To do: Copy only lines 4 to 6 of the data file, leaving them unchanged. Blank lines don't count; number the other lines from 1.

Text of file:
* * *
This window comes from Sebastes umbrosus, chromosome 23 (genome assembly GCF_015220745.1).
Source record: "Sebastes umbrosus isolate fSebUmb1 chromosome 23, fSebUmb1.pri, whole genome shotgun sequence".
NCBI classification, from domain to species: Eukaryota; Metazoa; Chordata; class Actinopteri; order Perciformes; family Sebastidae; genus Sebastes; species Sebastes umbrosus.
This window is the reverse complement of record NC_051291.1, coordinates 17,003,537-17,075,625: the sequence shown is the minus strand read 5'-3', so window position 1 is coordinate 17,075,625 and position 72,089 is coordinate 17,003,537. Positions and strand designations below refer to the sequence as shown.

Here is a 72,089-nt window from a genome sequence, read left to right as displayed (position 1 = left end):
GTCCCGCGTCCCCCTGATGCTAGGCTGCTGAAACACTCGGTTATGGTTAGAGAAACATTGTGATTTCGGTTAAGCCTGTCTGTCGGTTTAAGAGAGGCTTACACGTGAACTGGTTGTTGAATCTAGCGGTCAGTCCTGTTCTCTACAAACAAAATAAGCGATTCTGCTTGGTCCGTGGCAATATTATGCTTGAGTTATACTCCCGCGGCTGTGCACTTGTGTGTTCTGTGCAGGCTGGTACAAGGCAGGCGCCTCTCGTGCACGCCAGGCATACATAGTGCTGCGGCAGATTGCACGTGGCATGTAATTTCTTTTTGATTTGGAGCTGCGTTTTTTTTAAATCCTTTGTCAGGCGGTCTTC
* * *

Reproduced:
This window is the reverse complement of record NC_051291.1, coordinates 17,003,537-17,075,625: the sequence shown is the minus strand read 5'-3', so window position 1 is coordinate 17,075,625 and position 72,089 is coordinate 17,003,537. Positions and strand designations below refer to the sequence as shown.

Here is a 72,089-nt window from a genome sequence, read left to right as displayed (position 1 = left end):
GTCCCGCGTCCCCCTGATGCTAGGCTGCTGAAACACTCGGTTATGGTTAGAGAAACATTGTGATTTCGGTTAAGCCTGTCTGTCGGTTTAAGAGAGGCTTACACGTGAACTGGTTGTTGAATCTAGCGGTCAGTCCTGTTCTCTACAAACAAAATAAGCGATTCTGCTTGGTCCGTGGCAATATTATGCTTGAGTTATACTCCCGCGGCTGTGCACTTGTGTGTTCTGTGCAGGCTGGTACAAGGCAGGCGCCTCTCGTGCACGCCAGGCATACATAGTGCTGCGGCAGATTGCACGTGGCATGTAATTTCTTTTTGATTTGGAGCTGCGTTTTTTTTAAATCCTTTGTCAGGCGGTCTTC